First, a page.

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Over 66% of Android and iOS Apps Have No Identifiable Address: Pixalate’s H1 2020 Mobile Advertising App Safety Report

Sep 21, 2020 9:45:00 AM

Pixalate's study of 4.7M+ apps shines a light on consumer privacy risk factors across the top mobile app stores

As the mobile app world continues to grow, with over 4.7 million combined apps in the Google Play Store and Apple App Store, apps are gaining access to more and more consumer data. But not enough is known about where the apps are registered — and where the consumer data they collect is stored and processed.

Today, Pixalate, a global ad fraud intelligence and marketing compliance company, released its H1 2020 Mobile Advertising: App Safety Report, a deep dive into the state of mobile apps today.

Pixalate’s report looks at app popularity, consumer privacy dangers, app country of registry (or lack thereof) and more.

See The Research

Key findings:

Address of registry is largely unknown


  • 66% of Android apps and 78% of iOS apps have no identifiable address of registry
  • Apps from Cyprus, a traditional shell company location, have an average of 2.5 million downloads each — more than 2x higher than any other app country of registry

Dangerous permissions are everywhere


  • 2.1M+ (70%) Android apps have at least one dangerous permission
  • The U.S. is the world’s biggest offender with 77% of U.S.-based Android apps having dangerous permission(s)

Among the most common dangerous permissions are:

  • Read & Write External Storage (e.g. upload or delete files)
  • Location Access (e.g. precise GPS)
  • Camera Access (e.g. record or take pictures)
  • Read Phone State (e.g. see phone number & network info)

Apps keep growing in popularity 


  • Android apps collectively had over 347.6 billion downloads as of the end of H1’20 — a 6.3% increase from Q1 to Q2
  • iOS apps collectively had over 984 million user ratings downloads (a proxy for popularity) of the end of H1’20 — an 11.6% increase quarter to quarter

The report also breaks down:

  • Most popular apps, ranked by number of downloads and user ratings
  • Most popular Android apps with dangerous permissions
  • Most popular app developers 

Download a free copy of the H1 2020 Mobile Advertising App Safety report today.

See The Research

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About Pixalate

Pixalate is a global ad fraud intelligence and marketing compliance platform that works with brands and platforms to prevent invalid traffic and improve ad inventory quality. We offer the only system of coordinated solutions across display, app, video, and OTT/CTV for better detection and elimination of ad fraud.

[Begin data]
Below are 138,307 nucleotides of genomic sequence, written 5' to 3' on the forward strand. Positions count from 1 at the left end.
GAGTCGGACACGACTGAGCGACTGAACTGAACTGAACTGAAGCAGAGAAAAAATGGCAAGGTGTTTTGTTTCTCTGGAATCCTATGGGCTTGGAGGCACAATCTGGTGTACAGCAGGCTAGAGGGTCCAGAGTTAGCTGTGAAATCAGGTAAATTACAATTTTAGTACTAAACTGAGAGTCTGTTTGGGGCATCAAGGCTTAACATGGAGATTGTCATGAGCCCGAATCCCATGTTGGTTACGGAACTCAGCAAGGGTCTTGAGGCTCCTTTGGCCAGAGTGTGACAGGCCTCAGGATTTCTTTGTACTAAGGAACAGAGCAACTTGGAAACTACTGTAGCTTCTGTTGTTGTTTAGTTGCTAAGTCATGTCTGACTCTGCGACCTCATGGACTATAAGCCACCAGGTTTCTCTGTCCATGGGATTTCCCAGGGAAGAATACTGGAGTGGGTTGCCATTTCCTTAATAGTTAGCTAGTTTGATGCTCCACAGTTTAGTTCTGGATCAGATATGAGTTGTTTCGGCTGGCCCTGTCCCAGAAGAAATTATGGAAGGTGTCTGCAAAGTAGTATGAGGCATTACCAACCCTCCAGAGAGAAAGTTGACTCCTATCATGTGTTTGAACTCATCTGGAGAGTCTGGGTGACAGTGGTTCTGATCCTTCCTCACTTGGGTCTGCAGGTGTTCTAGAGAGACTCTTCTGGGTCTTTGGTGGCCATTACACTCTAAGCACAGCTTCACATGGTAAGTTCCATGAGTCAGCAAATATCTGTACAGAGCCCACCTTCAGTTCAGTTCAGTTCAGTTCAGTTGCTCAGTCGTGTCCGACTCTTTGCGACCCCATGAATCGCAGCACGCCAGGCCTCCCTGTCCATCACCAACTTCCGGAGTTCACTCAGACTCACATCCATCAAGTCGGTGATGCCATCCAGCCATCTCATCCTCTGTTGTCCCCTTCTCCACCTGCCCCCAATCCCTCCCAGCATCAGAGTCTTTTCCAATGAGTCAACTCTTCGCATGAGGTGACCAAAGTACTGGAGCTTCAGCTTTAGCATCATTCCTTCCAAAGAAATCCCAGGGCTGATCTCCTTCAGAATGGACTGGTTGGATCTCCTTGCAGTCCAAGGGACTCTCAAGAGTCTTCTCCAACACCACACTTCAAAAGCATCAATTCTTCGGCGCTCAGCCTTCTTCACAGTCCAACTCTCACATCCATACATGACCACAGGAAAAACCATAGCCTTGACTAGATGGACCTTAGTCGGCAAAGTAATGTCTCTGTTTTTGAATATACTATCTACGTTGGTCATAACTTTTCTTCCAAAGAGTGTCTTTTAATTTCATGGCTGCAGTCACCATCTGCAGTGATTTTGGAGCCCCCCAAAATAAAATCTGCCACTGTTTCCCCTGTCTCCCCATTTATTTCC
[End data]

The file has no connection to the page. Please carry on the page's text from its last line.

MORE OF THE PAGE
Pixalate is an MRC-accredited service for the detection and filtration of sophisticated invalid traffic (SIVT) across desktop and mobile web, mobile in-app, and OTT/CTV advertising. www.pixalate.com


The content of this press release, and the H1 2020 Mobile Advertising: App Safety Report  (the "Report"), reflect Pixalate's opinions with respect to the factors that Pixalate believes can be useful to the digital media industry. Any proprietary data shared is grounded in Pixalate's proprietary technology and analytics, which Pixalate is continuously evaluating and updating. As cited in the Report and referenced in the Report's key findings reproduced herein, programmatic ad transactions, as measured by Pixalate, are used as a proxy for ad spend. The Report examines U.S. advertising activity. Any references to outside sources in the Report and herein should not be construed as endorsements. Pixalate's opinions are just that, opinions, which means that they are neither facts nor guarantees. 

It is important to also note that the mere fact that, for example, an app receives “dangerous permissions”  (as defined by Google), appears to be transmitting personal data from the E.U. to countries that have not yet been identified by the European Commission as having adequate privacy safeguards, or is registered in a traditional tax haven country or a country that appears to be receiving heightened scrutiny by U.S. or E.U. governmental bodies does not necessarily mean that such app, or its publisher, is actually exploiting data subjects. Instead, Pixalate is merely rendering an opinion that such facts may be suggestive of heightened risks to data subjects. Pixalate is sharing this data not to impugn the standing or reputation of any entity, person or app, but, instead, to report facts as they pertain to delisted Android and iOS apps.

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